The Rusyn language is protected by the charter and should expand, boom and survive like the cultural heritage for next generations. The third part of the charter contains the series of concrete measures designed to facilitate and encourage the use of specific regional and minority languages in public life. The concept of public life includes: Education, Judicial Authorities, Administrative Authorities and public services, Media, Cultural activities and facilities, Economic and Social Life, Transfrontier Exchange. The Slovak republic adopted very pretentious obligations considering number of chosen establishments and chosen languages. Immediate realization of the obligations is not always possible. There are evaluation reports of the Committee of Experts of the Council of Europe. The Committee of Ministers mentions that the obligations which were adopted by the Slovak republic in the area of public life are not fulfilled, or fulfilled just partly. The Slovak republic has brought after the implementation of the charter three evaluation reports in three monitoring cycles. There are three evaluation reports of the Committee of Experts of the Council of Europe and three times recommendations of the Committee of Ministers of the Council of Europe. The Committee of Experts of the Council of Europe mention it  the Slovak republic should rethink the number 20% for using the mother language in the area of public life. The determination of this number is an exclusive right of the Slovak republic and exactly there is no solution because the recommendation of the Committee of Ministers of the Council of Europe is not legally binding, but just advisory, helpful nature. There is some assumption that this number will be lowered from 20% to 15%, but not earlier than 2021.

The last evaluation report of the Committee of Experts of the Council of Europe (2012) shows  not very positive outcome in a concrete example- Education. There are just three  Ruthenian preliminary schools- Prešov, Čabiby, Bajerovce. There is one elementary school which teaches in Rusyn language, then three  elementary schools teach Rusyn language like mother language, two elementary schools teach some subjects in Rusyn language and six elementary schools teach the subject: Rusyn language and culture. The Committee of Experts of the Council of Europe states that the obligations in the area  of preliminary and elementary schools are partly filled.  When we talk about  Ruthenian secondary schools, the situation is very poor, there is no secondary school which teaches  Rusyn language within regular teaching, there is just one, which teaches Rusyn language extra regular teaching in Medzilaborce. In the area of universities it is possible to study Rusyn language and culture on Prešov University in Prešov- Institute of Ruthenian Language and Culture.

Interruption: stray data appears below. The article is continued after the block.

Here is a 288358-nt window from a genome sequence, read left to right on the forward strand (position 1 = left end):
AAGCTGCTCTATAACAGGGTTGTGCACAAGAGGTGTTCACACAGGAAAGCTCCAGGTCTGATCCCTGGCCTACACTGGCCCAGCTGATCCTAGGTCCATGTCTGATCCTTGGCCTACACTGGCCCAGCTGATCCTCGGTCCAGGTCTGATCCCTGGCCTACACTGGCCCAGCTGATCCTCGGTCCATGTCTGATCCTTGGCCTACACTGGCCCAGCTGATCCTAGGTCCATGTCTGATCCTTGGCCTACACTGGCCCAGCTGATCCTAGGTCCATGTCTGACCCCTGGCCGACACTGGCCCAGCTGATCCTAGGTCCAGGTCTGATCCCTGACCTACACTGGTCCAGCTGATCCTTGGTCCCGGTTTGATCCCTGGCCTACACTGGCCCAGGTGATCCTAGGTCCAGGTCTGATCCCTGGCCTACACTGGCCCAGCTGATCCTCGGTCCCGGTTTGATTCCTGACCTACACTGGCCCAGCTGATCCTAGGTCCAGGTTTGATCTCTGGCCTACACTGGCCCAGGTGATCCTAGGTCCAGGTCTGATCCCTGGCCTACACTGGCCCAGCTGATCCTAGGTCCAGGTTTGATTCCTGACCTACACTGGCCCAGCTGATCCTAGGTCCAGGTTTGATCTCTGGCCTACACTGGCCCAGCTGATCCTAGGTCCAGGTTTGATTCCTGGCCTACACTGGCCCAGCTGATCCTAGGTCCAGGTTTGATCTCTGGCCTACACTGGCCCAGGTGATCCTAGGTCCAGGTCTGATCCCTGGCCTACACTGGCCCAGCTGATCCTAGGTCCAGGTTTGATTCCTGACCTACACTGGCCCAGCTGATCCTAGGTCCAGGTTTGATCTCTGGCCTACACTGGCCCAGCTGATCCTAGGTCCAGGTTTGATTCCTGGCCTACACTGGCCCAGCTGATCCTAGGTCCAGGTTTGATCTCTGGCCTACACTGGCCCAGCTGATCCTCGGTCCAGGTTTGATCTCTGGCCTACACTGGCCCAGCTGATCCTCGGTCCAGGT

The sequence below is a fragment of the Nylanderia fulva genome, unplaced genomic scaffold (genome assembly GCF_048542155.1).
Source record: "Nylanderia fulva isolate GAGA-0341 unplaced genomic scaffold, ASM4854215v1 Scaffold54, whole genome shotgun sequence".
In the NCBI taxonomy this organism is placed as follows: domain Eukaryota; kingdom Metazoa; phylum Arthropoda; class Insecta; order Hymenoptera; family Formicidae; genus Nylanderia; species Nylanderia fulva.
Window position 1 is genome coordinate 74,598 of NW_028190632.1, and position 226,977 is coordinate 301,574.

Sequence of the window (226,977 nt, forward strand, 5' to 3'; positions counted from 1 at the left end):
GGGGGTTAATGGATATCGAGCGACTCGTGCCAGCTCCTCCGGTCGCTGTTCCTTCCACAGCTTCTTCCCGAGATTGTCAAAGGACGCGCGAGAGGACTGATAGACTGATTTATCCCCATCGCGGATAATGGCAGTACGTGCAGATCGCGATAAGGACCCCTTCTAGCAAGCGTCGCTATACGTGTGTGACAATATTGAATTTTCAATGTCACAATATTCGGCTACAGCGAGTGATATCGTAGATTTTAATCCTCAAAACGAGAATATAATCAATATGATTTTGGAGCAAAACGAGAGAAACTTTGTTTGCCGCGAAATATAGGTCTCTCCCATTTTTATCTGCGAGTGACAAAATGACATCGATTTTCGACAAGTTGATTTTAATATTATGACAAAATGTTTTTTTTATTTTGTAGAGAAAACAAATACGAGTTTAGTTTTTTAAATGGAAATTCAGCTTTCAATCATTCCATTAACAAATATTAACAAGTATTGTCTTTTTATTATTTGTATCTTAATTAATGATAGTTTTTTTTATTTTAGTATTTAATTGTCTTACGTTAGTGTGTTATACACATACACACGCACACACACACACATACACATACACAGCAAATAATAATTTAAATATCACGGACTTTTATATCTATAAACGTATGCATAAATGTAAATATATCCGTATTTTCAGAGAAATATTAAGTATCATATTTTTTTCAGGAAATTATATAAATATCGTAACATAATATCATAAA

The situation is similar in the other areas of public life; Judicial Authorities, Administrative Authorities and public services, Media, Cultural activities and facilities, Economic and Social Life, Transfrontier Exchange. From the last evaulation report of the Committee of Experts of the Council of Europe (2012) results the fact that Media- radio, television as the fundamental source of information shoul need better  public support,  not just the Rusyn language but every minority language. The Ruthenian broadcast takes 300 hours per year in a radio and just 6 hours per year in a television. I think that we need more  rusyn  broadcast in radios and televisions within statutory and private broadcast, for instance one hour per week. I am sure that it would help to improve the awareness of people and spread a culture. In the Slovak republic there is cultural association of Ruthenian- Rusyn Society (1990), this asscociation publishes the journal Inforusyn and every year organizes more than 50 cultural activities and has an representative in the Government Council for National Minorities and Ethnic Groups. There are other associations Združenie Rusínov Inteligencie Slovenska v Bratislave, Molody Rusyny, The Theatre of Alexander Duchnovič in Prešov, The Museum of Modern Art, etc.

The charter, which was implemented by the Slovak republic, adopted a lot of obligations in the all areas of public life, obviously we do not forget  domestic legislation. In my opinion there are two the most important elements: human and financial.

What is important in my opinion? The people cannot assimilate, they should cooperate, they should be active, stubborn and protect their cultural heritage. Ruthenian live everywhere in the world and they are successful, educated people, very good example is the painter Andy Warhol, whom parents come from small village Miková, town Stropkov.

Keep and cherish our language for our children and the children of our children because the nation without the language is the dead one!

Michaela Hermanová

I am 23 years old and I come from Slovakia. I am Ruthenian. I study law at Comenius University in Bratislava- master degree. I am really interested in human rights, minority rights.